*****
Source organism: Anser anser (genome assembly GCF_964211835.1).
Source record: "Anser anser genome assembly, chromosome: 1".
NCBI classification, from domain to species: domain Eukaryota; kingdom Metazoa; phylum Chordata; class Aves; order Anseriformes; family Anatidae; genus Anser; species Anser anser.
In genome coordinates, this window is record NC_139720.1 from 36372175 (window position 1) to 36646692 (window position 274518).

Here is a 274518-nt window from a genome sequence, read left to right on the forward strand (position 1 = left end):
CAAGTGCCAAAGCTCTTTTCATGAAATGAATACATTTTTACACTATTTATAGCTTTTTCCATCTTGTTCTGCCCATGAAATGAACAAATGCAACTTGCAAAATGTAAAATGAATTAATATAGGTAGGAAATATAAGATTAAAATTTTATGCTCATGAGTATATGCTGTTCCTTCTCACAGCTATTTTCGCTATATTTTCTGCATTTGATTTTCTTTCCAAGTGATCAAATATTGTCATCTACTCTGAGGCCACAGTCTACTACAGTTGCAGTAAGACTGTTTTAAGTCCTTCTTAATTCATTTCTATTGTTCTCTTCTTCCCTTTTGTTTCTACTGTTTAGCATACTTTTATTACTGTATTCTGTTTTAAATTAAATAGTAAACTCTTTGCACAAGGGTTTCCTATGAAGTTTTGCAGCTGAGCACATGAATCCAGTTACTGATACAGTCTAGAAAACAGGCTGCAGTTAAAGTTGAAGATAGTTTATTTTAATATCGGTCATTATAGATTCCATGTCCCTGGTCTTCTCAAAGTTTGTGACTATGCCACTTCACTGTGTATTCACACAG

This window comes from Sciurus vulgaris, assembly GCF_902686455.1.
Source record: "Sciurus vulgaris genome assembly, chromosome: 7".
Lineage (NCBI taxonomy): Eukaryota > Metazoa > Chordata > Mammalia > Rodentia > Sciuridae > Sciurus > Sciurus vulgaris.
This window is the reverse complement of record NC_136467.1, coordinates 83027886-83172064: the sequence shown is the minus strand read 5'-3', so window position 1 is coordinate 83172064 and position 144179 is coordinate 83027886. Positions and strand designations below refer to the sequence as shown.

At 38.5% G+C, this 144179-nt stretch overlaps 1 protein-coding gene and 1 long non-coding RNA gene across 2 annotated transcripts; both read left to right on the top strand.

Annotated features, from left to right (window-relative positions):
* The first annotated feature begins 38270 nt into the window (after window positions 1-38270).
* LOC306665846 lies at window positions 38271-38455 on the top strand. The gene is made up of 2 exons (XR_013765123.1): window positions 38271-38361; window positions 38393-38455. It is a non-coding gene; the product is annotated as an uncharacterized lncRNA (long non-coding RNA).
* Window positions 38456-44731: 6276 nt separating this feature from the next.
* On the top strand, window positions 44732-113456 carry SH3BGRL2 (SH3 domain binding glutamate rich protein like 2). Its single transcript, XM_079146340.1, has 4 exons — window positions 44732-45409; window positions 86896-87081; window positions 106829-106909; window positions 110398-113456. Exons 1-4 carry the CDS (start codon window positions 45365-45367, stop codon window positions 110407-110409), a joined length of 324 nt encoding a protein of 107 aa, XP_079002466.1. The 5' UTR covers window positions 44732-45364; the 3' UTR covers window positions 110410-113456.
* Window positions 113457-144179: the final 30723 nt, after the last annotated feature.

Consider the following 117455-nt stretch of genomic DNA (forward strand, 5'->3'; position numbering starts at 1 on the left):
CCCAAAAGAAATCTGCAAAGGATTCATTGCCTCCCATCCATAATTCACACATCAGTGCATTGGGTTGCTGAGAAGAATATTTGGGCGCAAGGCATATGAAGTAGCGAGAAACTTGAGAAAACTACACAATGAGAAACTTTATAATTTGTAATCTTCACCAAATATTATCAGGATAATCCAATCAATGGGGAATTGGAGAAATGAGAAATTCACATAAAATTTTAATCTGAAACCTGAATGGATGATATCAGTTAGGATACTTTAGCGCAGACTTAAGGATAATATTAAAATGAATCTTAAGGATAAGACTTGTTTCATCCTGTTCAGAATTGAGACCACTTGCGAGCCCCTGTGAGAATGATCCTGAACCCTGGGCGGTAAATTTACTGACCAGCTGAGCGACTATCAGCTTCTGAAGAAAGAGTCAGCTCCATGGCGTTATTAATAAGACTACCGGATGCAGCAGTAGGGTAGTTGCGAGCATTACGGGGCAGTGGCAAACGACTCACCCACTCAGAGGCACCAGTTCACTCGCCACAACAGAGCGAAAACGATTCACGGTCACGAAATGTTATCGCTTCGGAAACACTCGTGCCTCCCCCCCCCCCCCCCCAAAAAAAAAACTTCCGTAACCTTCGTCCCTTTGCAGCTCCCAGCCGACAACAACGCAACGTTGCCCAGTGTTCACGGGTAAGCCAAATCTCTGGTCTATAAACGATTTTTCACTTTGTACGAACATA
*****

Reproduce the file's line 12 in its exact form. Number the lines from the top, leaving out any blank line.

Annotated features, from left to right (window-relative positions):